Poll: 79% think shared parental leave should be paid the same as enhanced maternity pay


Employee Benefits poll: More than three-quarters (79%) of respondents think that shared parental leave should be paid at the same rate as enhanced maternity pay.

A straw poll of www.employeebenefits.co.uk readers, which received 56 responses, also found that 14% of respondents do not believe that shared parental leave should be paid the same as enhanced maternity pay, while 7% do not know whether shared parental pay and enhanced maternity pay should be equalised.

Earlier this month, The Employment Appeal Tribunal (EAT) ruled that a police constable at Leicestershire Police was subject to indirect sex discrimination, for only being able to take shared parental leave at the statutory rate of pay, whereas female constables have the option of taking enhanced maternity leave at full pay.

In the case Hextall v Chief Constable Leicestershire Police, Hextall is a police constable with the Roads Armed Policing Team. His second child was born on 29 April 2015 and he took shared parental leave from 1 June to 6 September 2015 at a rate of £139.58 a week. Hextall argued that, had he been a female constable taking Leicestershire Police’s enhanced maternity leave benefit, he would have been entitled to receive his full salary for the duration.

Leicestershire Police’s maternity leave and pay policy enables female staff, who are entitled to and are taking the statutory 52 weeks of ordinary maternity leave and additional maternity leave, to also receive an occupational maternity pay benefit. This allows eligible female officers who have the required amount of continuous service to receive 18 weeks of maternity leave on full pay. Although Hextall’s employment contract includes the right to enhanced maternity pay, he is unable to take it due to his gender.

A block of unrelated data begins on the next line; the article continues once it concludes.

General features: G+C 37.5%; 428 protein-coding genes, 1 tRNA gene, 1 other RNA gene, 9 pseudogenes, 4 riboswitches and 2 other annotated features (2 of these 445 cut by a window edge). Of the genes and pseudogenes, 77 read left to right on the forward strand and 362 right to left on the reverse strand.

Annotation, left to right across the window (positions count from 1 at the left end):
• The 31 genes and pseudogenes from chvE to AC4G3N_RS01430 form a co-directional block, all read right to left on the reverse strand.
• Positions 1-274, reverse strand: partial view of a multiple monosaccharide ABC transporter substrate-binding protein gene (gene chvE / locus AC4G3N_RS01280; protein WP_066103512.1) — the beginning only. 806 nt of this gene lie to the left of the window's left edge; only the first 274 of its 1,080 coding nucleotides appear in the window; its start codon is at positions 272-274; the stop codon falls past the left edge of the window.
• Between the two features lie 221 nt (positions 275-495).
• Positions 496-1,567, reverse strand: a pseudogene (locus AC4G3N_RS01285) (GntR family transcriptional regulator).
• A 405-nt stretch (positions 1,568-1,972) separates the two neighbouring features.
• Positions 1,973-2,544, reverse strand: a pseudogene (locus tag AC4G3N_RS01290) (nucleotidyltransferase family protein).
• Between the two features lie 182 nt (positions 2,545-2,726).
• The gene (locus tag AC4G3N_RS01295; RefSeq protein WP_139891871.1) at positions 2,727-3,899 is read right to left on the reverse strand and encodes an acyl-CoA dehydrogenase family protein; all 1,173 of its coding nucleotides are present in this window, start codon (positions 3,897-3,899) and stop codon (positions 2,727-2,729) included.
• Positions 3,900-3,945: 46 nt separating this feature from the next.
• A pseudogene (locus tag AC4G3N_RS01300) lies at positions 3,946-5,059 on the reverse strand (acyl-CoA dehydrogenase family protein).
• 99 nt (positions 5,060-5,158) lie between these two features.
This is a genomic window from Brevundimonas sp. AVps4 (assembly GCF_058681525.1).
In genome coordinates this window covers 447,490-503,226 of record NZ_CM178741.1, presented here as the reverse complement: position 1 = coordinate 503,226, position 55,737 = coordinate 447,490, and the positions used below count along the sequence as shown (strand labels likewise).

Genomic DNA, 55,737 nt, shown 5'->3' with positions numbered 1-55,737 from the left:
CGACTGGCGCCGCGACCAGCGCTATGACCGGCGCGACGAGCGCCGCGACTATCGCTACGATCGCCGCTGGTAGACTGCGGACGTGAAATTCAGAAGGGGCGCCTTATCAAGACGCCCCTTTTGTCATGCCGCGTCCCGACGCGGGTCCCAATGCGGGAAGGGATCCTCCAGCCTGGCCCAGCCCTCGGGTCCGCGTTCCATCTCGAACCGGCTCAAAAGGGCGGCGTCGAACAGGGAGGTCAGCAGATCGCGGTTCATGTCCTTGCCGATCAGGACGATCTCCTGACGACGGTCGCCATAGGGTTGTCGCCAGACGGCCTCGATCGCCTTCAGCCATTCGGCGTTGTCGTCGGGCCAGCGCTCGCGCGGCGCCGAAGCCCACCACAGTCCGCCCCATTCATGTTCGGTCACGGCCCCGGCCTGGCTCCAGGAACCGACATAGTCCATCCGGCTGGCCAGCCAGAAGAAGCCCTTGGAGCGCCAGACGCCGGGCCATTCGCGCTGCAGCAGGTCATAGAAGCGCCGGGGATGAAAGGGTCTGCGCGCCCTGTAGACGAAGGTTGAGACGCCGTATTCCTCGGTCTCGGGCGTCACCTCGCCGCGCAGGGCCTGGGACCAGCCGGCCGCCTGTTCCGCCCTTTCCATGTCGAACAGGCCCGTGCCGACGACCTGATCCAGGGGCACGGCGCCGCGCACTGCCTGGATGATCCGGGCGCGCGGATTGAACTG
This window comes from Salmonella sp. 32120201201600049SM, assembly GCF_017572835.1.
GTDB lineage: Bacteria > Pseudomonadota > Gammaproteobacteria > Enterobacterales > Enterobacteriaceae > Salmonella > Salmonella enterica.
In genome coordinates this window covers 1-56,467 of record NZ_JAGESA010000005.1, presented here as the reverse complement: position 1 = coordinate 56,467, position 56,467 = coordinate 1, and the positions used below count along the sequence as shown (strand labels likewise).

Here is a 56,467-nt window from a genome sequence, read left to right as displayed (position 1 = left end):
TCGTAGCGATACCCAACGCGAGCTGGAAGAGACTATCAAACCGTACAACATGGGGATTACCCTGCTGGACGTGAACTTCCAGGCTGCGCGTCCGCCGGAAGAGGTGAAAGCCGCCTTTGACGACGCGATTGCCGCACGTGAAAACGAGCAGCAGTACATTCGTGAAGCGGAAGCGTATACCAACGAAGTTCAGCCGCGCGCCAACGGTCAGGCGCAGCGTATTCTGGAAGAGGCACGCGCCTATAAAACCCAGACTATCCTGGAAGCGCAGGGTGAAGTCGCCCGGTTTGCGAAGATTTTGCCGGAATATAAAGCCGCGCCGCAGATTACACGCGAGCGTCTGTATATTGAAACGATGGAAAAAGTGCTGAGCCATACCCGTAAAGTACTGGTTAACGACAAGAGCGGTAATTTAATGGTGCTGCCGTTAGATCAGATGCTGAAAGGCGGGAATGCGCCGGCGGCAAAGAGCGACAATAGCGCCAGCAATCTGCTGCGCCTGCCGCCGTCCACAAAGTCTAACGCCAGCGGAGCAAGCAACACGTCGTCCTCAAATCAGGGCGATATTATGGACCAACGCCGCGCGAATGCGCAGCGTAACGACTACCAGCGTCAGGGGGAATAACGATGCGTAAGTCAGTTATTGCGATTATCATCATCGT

The Employment Tribunal (ET) dismissed Hextall’s claims of direct and indirect sex discrimination and for equal pay in August 2016. Hextall appealed the decision regarding indirect sex discrimination, bringing the case to the EAT in January 2018. The judgment was handed down on 1 May 2018.

The employment judge allowed the appeal, analysing how the criteria for indirect sex discrimination is tested in order to demonstrate a comparative disadvantage. The disadvantage in this case was shared parental leave being paid at a lesser rate than maternity leave, not whether paying only the statutory rate of pay for shared parental leave disadvantaged men, as the ET thought. The case is to be remitted for rehearing to a differently constituted ET.

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